Stout & Cheddar Meatloaf


Everyone has their favorite meatloaf recipe. It’s one of those classic American comfort foods that doesn’t photograph particularly well, but definitely deserves a place in a food blog. Every family adds their own special touch, like this Asian Meatloaf with a Sweet & Spicy Glaze that Dustin and I came up with last year, inspired by our time in Japan. There are so many possible combinations of ground meats, add-ins, and glazes that this Create Your Own Meatloaf Tool on Fine Cooking’s website is pretty awesome if you’re looking for inspiration on how to add a twist to this comfort food classic.

Instead of the usual corned beef & cabbage this year, we ate this delicious meatloaf that was infused with Irish cheddar and Stout, and then wrapped in bacon. It was a little more time consuming than we thought it would be, but because it was a holiday, we felt it was worth the effort. Instead of beef & veal, we used a combination of beef & lamb (a nod to another comfort food favorite, lamb and Guinness stew). We also formed two smaller meatloaves, and baked them side by side, instead of one large one that the recipe suggests.


Stout & Cheddar Meatloaf

(Slightly adapted from Fine Cooking)

2 Tbs. plus 1 tsp. olive oil
1 medium yellow onion, chopped
1/2 cup small-diced carrots
1/2 cup small-diced celery
2 large cloves garlic, finely chopped
3/4 cup stout beer, such as Guinness (we used a local Stout called Dark Knight from Santa Cruz Ale Works)
4 oz. medium-coarse white bread, such as Italian or French, cut into 2-inch pieces (about 2-1/2 cups)
1 cup whole milk
1 lb. ground beef
1 lb. ground lamb
2 large eggs
1/2 cup grated Irish White Cheddar (or regular domestic cheddar)
1/4 cup dried mushrooms, re-hydrated in hot water and chopped
1/4 cup chopped fresh parsley
1 Tbs. Worcestershire sauce
Kosher Salt
Freshly ground black pepper
10 oz. sliced bacon (about 9 strips)

  • Heat 2 TBS. of the oil in a 10- to 12-inch skillet over medium-low heat. Cook the onion, carrots, celery, and garlic, stirring frequently, until softened and just beginning to brown, 6 to 8 minutes.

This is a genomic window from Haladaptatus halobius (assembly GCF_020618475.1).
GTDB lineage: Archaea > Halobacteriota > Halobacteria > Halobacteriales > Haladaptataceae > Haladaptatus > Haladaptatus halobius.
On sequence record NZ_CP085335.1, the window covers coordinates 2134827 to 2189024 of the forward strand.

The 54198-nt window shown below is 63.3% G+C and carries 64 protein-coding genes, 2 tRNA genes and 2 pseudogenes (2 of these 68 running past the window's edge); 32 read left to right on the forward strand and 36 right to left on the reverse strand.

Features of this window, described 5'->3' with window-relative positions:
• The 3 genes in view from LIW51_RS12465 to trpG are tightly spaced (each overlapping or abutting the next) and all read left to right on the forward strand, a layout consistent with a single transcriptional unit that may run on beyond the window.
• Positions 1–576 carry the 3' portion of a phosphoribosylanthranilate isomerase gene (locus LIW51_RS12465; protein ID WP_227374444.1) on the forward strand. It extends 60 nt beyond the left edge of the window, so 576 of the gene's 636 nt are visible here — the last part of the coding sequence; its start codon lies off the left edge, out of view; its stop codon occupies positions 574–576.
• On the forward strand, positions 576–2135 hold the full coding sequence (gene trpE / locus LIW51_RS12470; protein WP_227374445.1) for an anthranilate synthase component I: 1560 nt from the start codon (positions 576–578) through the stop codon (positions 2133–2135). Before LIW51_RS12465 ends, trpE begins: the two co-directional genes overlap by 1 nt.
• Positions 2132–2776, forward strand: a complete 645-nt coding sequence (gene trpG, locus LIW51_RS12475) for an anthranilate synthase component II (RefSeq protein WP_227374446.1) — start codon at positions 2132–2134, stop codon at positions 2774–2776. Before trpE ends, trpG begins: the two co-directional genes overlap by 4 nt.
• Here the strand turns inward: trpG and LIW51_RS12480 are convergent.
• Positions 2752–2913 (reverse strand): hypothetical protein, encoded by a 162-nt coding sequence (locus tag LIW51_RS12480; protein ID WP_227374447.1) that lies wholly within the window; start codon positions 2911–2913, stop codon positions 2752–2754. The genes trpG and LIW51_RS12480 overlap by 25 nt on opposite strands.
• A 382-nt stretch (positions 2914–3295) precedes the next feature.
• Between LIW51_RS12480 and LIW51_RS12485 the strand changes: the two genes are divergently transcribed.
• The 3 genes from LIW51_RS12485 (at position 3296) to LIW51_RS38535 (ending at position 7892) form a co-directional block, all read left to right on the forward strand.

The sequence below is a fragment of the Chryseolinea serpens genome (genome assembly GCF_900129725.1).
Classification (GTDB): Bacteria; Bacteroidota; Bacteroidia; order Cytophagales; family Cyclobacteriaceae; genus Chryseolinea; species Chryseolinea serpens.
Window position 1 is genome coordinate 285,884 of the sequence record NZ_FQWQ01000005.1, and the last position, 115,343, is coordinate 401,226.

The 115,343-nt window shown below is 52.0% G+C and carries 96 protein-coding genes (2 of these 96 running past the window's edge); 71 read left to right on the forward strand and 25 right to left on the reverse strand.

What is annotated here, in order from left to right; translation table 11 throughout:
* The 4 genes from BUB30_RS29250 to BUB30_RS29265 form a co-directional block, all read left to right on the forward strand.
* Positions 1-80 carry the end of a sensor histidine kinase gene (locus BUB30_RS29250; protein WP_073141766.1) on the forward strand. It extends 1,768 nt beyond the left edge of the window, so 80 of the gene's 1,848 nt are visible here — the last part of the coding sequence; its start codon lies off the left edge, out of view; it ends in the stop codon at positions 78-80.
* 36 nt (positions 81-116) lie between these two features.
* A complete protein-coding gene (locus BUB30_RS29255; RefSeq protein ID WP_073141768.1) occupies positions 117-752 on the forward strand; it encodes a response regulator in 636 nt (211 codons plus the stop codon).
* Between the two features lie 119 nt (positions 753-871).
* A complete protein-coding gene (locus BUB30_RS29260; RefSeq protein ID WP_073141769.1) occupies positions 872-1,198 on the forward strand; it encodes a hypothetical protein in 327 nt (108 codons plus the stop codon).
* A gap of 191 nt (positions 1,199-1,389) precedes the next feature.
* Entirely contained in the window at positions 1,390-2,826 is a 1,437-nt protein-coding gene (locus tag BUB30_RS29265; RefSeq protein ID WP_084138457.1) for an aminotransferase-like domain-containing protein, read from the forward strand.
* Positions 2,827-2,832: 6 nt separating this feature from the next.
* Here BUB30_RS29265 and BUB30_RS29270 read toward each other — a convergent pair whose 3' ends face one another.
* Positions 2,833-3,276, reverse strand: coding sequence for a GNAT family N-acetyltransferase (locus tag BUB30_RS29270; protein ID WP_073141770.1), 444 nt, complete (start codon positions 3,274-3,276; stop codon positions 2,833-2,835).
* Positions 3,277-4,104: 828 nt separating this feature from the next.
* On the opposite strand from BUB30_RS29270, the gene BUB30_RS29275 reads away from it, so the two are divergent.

• Add the stout, and simmer briskly, until almost dry, 4 to 5 minutes. Transfer to a large bowl and let cool until warm.
  • In a shallow dish that holds it in a single layer, soak the bread in the milk, flipping once, until soggy but not falling apart, 5 to 10 minutes, depending on the coarseness and freshness of the bread. Lightly squeeze a handful of bread at a time to remove some of the milk (it should be wet but not drenched). Finely chop and add to the bowl with the vegetable mixture.
  • Position a rack in the center of the oven and heat the oven to 375Β°F.
  • Add the beef, lamb and eggs to the onion mixture. Scatter the Cheddar, re-hydrated mushrooms, and parsley over the meat, and then sprinkle with the Worcestershire, 2-1/4 tsp. salt, and 1/2 tsp. pepper. Use your hands to gently mix all the ingredients until just combined; try not to compact the mixture as you do this.
  • Line a 9×13-inch baking pan with parchment. Form 2 rectangular blocks (it will become loaf-shaped as it cooks) with the meatloaf mixture and place side by side on the pan. Finish by draping each one with slightly overlapping strips of bacon, tucking the ends under the loaves.
  • Bake until an instant-read thermometer registers 160Β°F in the center of the meatloaf, 40 to 55 minutes.
  • Broil the meatloaf about 6 inches from the broiler element until the bacon is brown and crisped, about 3 minutes. Let rest for 10 minutes. Transfer to a cutting board or serving platter with a large spatula and cut into 3/4- to 1-inch-thick slices.

While we were busy making the meatloaf, Levi was busy with his new hobby, opening kitchen drawers πŸ™‚

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